Short Term Memory
LLMs are better at managing information in their short-term or working memory. We refer to this as a "context window"- the number of words (or tokens) a model can keep track of before forgetting previous text or messages.
Right now, ChatGPT has a context window of up to 32,000 tokens, depending on the model (larger windows are available via the API). Anthropic's Claude model has a working memory of up to 100,000 tokens, which is impressive. But anecdotally, it doesn't seem to do a stellar job of using that whole context, and its answers degrade as conversations get longer.
To some extent, increasing the context window can solve a range of problems. In my mind, the "realism" of state-of-the-art chatbots is mainly due to the bigger context windows. Earlier chatbots would immediately forget what you had said to them, while GPT-4 can maintain a coherent conversation for quite a while. But at a certain point, the conversation is lost to the model's working memory, and we're facing our long-term memory problem again.
Yet even when working within the current memory constraints of LLMs, things aren't as stable as we might like. The fact that "prompt engineering" is a job is a testament to this - it can take quite a lot of coaxing to get what we want out of models. If you're trying to build a reliable, consistent product, that means finding ways to manage your library of prompts, and benchmarking their results.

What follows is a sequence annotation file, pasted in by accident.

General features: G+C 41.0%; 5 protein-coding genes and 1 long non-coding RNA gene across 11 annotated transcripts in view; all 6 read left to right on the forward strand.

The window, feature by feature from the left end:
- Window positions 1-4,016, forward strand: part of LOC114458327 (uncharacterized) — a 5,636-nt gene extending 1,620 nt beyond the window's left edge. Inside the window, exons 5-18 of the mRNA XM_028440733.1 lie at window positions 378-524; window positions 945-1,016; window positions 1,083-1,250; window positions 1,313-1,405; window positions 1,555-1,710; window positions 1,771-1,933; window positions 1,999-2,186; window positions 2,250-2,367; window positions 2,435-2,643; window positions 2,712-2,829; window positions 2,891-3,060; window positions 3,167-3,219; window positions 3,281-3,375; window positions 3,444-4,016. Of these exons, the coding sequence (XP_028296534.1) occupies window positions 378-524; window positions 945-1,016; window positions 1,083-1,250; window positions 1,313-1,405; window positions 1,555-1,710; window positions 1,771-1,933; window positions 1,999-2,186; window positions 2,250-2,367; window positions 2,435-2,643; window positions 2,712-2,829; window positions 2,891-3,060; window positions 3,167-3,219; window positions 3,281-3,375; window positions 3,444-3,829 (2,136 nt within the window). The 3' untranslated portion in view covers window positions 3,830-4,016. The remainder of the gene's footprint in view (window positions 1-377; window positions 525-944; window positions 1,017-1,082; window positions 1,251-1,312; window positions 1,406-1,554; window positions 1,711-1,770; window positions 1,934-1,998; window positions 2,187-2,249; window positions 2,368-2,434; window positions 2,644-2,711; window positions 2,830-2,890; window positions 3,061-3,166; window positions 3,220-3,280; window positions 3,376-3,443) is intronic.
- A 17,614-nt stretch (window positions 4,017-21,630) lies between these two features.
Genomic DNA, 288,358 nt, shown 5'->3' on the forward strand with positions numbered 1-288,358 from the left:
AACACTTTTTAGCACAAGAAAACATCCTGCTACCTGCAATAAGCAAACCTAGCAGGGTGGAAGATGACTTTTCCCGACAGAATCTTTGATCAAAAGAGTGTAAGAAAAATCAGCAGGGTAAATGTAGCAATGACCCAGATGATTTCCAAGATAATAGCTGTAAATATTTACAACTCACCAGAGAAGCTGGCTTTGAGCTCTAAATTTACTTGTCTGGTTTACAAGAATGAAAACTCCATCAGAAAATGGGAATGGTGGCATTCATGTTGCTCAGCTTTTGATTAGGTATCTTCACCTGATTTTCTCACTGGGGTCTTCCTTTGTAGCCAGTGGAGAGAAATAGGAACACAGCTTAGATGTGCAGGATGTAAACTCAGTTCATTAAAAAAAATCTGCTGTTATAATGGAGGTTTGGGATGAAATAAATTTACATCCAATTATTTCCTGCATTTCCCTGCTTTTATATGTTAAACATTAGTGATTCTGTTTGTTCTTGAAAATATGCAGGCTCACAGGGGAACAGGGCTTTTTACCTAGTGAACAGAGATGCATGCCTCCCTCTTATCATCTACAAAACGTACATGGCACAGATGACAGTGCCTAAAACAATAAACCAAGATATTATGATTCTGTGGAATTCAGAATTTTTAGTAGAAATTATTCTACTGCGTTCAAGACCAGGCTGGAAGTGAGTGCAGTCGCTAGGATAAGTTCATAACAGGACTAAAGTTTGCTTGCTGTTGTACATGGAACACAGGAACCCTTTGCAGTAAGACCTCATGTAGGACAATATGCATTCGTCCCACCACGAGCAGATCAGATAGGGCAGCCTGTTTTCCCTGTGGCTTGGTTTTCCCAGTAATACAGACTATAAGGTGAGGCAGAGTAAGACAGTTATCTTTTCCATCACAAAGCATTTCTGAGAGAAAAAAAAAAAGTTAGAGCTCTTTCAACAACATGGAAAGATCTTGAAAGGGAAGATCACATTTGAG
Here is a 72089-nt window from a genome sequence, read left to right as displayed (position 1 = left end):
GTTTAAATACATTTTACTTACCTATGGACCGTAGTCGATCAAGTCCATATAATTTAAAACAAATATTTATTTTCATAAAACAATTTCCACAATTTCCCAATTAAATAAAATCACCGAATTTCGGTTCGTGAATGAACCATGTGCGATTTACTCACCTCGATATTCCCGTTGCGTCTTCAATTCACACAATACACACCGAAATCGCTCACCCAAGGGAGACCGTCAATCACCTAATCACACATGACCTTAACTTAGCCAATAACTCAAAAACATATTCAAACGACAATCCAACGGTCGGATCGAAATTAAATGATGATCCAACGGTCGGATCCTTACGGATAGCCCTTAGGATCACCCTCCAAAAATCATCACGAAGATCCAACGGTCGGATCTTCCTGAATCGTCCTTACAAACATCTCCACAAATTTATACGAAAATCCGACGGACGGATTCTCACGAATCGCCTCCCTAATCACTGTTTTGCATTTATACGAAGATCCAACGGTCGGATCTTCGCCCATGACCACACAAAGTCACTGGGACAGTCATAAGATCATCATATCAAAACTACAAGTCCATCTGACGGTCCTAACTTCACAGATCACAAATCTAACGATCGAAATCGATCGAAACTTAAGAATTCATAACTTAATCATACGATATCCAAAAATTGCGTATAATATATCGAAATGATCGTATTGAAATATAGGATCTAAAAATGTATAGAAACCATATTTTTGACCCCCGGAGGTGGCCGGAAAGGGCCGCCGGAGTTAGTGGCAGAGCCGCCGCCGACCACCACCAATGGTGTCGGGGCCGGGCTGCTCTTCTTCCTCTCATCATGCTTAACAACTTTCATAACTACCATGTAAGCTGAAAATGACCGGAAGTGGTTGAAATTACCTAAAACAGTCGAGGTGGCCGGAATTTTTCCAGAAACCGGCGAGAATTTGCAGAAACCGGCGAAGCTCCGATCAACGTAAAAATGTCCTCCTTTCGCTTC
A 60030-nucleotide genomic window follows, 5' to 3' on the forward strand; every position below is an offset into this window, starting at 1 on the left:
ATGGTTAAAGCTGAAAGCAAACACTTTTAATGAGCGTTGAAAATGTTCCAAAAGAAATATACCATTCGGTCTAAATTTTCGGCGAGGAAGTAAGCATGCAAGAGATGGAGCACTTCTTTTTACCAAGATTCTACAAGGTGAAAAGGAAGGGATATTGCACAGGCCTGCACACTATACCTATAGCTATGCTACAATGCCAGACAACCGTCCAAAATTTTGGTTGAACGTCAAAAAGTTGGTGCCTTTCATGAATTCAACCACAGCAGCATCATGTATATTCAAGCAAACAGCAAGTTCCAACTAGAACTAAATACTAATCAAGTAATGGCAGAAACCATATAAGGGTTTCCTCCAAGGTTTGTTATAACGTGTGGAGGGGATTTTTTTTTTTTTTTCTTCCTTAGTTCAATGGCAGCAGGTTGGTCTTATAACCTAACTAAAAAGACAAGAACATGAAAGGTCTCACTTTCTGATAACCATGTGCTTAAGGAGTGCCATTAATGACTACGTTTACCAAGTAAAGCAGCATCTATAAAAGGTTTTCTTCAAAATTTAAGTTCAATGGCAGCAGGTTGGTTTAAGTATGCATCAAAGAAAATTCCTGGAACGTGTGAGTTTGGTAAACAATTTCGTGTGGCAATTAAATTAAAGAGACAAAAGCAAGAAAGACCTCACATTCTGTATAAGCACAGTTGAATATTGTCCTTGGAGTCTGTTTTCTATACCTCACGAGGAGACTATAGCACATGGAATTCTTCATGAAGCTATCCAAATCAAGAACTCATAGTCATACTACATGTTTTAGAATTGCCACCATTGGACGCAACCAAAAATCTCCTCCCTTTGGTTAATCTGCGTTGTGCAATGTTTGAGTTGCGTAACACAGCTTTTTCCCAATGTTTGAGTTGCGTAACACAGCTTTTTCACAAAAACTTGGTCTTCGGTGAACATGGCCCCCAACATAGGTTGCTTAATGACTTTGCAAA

And even if you can get the perfect prompt for your use case, you might find that 1) it doesn't work 20% of the time, 2) it stops working with the latest version of GPT-4, or 3) changing a single word produces dramatically different results. That means more tooling, more edge case checking, and more complexity to manage your LLM infrastructure.
This is a very nascent space, and there are plenty of startups trying to solve these problems. That said, it's likely too early to say precisely what the best practices are around managing these issues - we're all figuring it out in real-time.
Speed / Cost
When using LLMs, you quickly encounter a delicate balance of speed, cost, and quality. The best results come from models like GPT-4, but using it is both slow and (relatively) expensive. GPT-3.5-Turbo is extremely fast and cheap, but isn’t as sophisticated in many areas.
Besides third-party models, you can choose to fine-tune your own model (whether for accuracy or privacy reasons), but that brings with it a host of new challenges. You'll need to curate your training data, set up training runs, and benchmark the results of your fine-tuning. You'll need to host the model somewhere and set up streaming API endpoints. You'll need to pay for ongoing inference costs, and in all likelihood, that will probably be as expensive or more than using something like GPT-3.5-Turbo.